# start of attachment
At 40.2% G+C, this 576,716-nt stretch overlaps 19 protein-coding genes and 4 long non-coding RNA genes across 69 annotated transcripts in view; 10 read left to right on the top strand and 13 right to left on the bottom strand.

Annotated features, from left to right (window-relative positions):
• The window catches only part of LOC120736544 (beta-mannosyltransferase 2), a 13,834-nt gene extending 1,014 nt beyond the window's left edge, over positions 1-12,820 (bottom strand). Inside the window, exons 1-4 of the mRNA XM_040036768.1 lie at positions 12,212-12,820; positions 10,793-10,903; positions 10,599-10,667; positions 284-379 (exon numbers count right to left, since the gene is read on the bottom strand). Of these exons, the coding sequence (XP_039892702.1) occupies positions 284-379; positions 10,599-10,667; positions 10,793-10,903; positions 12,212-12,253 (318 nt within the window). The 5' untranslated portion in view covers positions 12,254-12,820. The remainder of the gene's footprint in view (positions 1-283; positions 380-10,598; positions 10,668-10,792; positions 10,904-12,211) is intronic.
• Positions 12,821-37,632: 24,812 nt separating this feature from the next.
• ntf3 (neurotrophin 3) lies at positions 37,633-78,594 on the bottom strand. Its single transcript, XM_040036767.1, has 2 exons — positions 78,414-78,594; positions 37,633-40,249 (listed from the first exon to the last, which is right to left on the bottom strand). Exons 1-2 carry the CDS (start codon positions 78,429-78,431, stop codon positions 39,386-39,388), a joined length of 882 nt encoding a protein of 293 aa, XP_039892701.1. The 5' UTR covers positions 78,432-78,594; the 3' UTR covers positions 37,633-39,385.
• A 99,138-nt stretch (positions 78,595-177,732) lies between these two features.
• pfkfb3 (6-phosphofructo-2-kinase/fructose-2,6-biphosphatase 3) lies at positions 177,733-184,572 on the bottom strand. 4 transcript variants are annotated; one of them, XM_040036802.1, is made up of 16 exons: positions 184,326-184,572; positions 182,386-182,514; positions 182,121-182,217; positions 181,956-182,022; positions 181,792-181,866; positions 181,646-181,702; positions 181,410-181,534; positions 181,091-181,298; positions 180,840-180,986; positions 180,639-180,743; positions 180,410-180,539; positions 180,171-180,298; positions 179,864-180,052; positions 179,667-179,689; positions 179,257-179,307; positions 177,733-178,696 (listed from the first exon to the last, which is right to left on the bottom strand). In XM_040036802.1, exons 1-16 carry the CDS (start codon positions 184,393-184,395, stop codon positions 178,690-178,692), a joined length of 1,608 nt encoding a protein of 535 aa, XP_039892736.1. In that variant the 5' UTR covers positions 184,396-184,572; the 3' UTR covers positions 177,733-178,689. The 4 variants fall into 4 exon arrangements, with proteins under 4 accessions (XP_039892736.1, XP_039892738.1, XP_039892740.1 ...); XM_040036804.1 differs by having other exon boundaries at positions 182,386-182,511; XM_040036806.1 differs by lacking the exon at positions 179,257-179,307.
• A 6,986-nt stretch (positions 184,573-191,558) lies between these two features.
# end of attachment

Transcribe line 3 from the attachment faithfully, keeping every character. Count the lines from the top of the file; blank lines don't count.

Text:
• The window catches only part of LOC120736544 (beta-mannosyltransferase 2), a 13,834-nt gene extending 1,014 nt beyond the window's left edge, over positions 1-12,820 (bottom strand). Inside the window, exons 1-4 of the mRNA XM_040036768.1 lie at positions 12,212-12,820; positions 10,793-10,903; positions 10,599-10,667; positions 284-379 (exon numbers count right to left, since the gene is read on the bottom strand). Of these exons, the coding sequence (XP_039892702.1) occupies positions 284-379; positions 10,599-10,667; positions 10,793-10,903; positions 12,212-12,253 (318 nt within the window). The 5' untranslated portion in view covers positions 12,254-12,820. The remainder of the gene's footprint in view (positions 1-283; positions 380-10,598; positions 10,668-10,792; positions 10,904-12,211) is intronic.